This Fish Will Kill His Offspring If They're Not Good Enough

This isn't classic infant cannibalism. scubaluna/Shutterstock

Robin Andrews 20 Aug 2018, 12:04

Filial cannibalism – the consumption of one’s own offspring – isn’t a vanishingly rare phenomenon. Remember, nature is a nightmare: as noted by National Geographic, mother bears, felines, primates, canids, rodents, insects, fish, amphibians, reptiles, and birds have all been seen or otherwise implicated in killing and eating their younglings.

We can certainly add the male barred-chin blenny fish (Rhabdoblennius nitidus), which hangs around in coral reefs in the western Pacific Ocean, to that list. As spotted by New Scientist, this critter happens to eat its offspring too, but not for the reasons many thought.

Cases of filial cannibalism vary somewhat between species, but the driving factor is normally the same: resources. Extra young all need feeding, particularly if they’re not the healthiest. Take them out of the equation, and you have more resources to yourself.

As noted by the authors in the Current Biology paper, the leading hypothesis for why filial cannibalism happens is known as energy-based (EB) cannibalism. It posits that the nutritional benefits of eating the young outweigh those of making a mark on the gene pool, and for plenty of cases this holds true – but exceptions have been seen in some fishes.

They note that in some species, the male that’s required to look after the eggs as they develop decides to dine on them when the total number of eggs is small, and reproduction restarts. Although this could fit in with the EB hypothesis, the authors – led by Nagasaki University – note that this is “puzzling”, as the male can still tend to the eggs while seeking out additional females.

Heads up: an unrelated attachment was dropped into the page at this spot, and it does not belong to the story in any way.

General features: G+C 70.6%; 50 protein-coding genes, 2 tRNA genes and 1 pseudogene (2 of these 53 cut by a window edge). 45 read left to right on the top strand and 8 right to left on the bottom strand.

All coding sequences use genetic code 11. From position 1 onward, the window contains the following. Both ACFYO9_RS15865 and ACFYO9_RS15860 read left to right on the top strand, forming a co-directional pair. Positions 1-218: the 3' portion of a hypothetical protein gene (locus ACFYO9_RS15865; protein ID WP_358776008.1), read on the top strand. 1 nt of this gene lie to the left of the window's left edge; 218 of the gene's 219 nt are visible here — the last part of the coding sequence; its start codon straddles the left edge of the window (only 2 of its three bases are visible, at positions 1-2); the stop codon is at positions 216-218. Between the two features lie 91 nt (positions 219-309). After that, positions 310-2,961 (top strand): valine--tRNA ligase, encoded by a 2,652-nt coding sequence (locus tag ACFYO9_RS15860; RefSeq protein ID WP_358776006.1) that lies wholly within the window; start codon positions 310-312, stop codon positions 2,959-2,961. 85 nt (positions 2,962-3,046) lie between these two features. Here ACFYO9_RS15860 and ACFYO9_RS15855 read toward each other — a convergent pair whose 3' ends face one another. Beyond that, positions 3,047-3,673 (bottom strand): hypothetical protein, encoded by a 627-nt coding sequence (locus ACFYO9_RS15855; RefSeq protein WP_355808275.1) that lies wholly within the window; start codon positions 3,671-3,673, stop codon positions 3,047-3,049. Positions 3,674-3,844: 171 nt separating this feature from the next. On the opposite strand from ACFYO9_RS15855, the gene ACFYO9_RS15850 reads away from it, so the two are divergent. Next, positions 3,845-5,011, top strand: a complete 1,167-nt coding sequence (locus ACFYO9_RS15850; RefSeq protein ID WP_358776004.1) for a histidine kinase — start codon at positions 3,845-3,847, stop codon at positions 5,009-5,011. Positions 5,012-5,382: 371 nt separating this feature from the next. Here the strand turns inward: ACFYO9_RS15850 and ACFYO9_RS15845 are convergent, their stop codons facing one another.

In the barred-chin blenny, the team suspected the number of eggs controlled something related to the mating cycle that they hadn’t properly observed yet. In order to find out, the team let the fish do their mating shenanigans, but surreptitiously controlled the number of eggs that were present post-copulation.

Turns out that it’s all about the male’s levels of androgens, a group of hormones linked to the growth and development of the reproductive system. The presence of eggs causes their androgen levels to drop precipitously, which prevents them from mating. No eggs equals more androgen, whether they are eaten by the male or they have all hatched.

The idea, then, is that these males eat small numbers of eggs not for nutrition, but so that their androgen levels spike and they can mate again, hopefully producing a larger brood. This is corroborated by the fact that they eat the eggs regardless of their overall hunger levels. They even spit some of them out after giving them a good chew.

So, it’s not cannibalism, but infanticide or, technically, embryocide, for R. nitidus. If you want a way to stand out from the young-murdering crowd, this'll do it.

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